Books

Candor, defiance and dark humor mark Hillary Clinton’s book about ‘What Happened’

Hillary Rodham Clinton prepares to sign copies of her book “What Happened” at a book store in New York on Sept. 12, 2017.
Hillary Rodham Clinton prepares to sign copies of her book “What Happened” at a book store in New York on Sept. 12, 2017. AP

Hillary Clinton has written a book. Have you heard?

Choice quotes have been seeping out for weeks, and I’ll admit that I reacted to one of them – “Now I’m letting down my guard” – as if the smoke alarm had started shrieking in my living room. Why believe her? In her previous books, she measured her words with teaspoons and then sprayed them with disinfectant.

Then again, we’ve been told over and over that Clinton is very different in private. And she is now a private citizen.

This distinction seems to have made all the difference.

“What Happened” is not one book, but many. It is a candid and blackly funny account of her mood in the direct aftermath of losing to Donald Trump. It is a post-mortem, in which she is both coroner and corpse. It is a feminist manifesto. It is a score-settling jubilee. It is a rant against James Comey, Bernie Sanders, the media, James Comey, Vladimir Putin and James Comey. It is a primer on Russian spying. It is a thumping of Trump. (“I sometimes wonder: If you add together his time spent on golf, Twitter and cable news,” she writes, “what’s left?”)

It is worth reading. Winning the popular vote by nearly 3 million might not have been enough to shatter the country’s highest, hardest glass ceiling, but it seems to have put 2,864,974 extra cracks in Clinton’s reserve.

In the run-up to the publication of this book, Democrats have been privately expressing their dread, fearing it will be a distraction and reopen old wounds.

I wonder if, after reading it, they will feel otherwise. Are there moments when “What Happened” is wearying, canned and disingenuous, spinning events like a top? Yes. Does it offer any new hypotheses about what doomed Clinton’s campaign? No. It merely synthesizes old ones; Clinton’s diagnostics are the least interesting part of the book. Is there a full chapter devoted to her email, clearly intended to make her own closing arguments in this case? Yes. She can’t shake her inner litigator.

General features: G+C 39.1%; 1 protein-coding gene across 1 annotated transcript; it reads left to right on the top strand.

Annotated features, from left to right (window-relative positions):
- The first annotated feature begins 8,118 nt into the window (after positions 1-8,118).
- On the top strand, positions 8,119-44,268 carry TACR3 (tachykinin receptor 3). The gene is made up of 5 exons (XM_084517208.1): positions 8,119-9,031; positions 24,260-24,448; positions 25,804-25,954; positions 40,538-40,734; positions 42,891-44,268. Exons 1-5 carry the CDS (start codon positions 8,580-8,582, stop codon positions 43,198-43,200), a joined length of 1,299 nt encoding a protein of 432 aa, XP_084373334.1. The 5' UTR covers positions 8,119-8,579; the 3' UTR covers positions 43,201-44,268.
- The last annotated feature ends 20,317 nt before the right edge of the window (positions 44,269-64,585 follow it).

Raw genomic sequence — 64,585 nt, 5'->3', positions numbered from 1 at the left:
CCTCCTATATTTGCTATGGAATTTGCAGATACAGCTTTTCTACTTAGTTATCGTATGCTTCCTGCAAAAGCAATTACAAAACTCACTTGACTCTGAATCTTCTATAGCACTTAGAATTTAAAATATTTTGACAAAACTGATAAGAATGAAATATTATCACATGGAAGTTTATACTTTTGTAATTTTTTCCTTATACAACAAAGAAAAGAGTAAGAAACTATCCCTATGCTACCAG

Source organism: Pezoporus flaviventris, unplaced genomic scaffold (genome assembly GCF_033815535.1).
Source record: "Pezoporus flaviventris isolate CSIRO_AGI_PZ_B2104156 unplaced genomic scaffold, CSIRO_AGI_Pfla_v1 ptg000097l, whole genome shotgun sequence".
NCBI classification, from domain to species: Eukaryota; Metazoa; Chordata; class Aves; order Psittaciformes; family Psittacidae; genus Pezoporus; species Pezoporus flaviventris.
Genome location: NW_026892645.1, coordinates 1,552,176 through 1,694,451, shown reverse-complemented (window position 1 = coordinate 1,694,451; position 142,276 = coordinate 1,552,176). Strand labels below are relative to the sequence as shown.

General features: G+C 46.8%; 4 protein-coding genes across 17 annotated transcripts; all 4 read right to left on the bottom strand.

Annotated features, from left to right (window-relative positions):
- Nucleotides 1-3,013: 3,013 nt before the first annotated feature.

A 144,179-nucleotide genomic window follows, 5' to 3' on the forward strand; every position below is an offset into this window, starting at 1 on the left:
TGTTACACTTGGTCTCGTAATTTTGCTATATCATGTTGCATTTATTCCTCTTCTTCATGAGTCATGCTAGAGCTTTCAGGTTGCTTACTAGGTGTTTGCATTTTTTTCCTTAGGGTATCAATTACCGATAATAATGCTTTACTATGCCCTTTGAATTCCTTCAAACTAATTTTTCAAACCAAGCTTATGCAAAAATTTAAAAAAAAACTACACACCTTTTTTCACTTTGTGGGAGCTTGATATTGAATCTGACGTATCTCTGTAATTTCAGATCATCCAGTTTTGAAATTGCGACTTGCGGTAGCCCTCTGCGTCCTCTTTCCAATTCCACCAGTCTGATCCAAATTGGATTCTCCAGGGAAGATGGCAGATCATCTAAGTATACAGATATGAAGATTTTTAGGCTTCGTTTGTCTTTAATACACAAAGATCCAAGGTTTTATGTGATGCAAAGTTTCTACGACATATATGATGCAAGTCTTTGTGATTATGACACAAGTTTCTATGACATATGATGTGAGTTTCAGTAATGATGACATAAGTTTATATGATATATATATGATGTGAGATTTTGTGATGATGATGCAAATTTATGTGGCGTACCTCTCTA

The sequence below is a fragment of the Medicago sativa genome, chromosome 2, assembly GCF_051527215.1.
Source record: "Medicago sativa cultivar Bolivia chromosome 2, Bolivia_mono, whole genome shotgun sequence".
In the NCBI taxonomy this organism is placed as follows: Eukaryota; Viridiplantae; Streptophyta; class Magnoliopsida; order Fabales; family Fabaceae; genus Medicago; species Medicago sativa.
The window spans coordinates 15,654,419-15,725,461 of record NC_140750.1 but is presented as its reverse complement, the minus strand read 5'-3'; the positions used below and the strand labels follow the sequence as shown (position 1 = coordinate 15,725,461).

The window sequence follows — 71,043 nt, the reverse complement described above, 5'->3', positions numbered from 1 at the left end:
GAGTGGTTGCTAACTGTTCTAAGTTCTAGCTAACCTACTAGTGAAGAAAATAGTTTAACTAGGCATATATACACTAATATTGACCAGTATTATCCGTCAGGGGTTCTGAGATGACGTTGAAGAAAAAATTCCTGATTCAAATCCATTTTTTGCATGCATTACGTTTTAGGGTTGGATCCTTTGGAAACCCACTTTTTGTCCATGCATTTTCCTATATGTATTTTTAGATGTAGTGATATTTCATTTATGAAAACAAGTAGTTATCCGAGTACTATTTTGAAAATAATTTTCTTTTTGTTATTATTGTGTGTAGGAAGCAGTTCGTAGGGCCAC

But this book is not just a perseverative recap of 2016. It is the story of what it was like to run for president of the United States as the female nominee of a major party, a first in U.S. history. The apotheosis of Leaning In. Doesn’t this experience rate an account from Clinton herself? Especially when, after sticking her neck out, the only place some people could envision it was in a stockade?

More generally, something truly extraordinary happened in U.S. politics last year, and Clinton was at the center of it. Fifty years from now, are historians going to complain that she had no business offering her perspective?

“I was running a traditional presidential campaign with carefully thought-out policies and painstakingly built coalitions,” she writes, “while Trump was running a reality TV show that expertly and relentlessly stoked Americans’ anger and resentment.”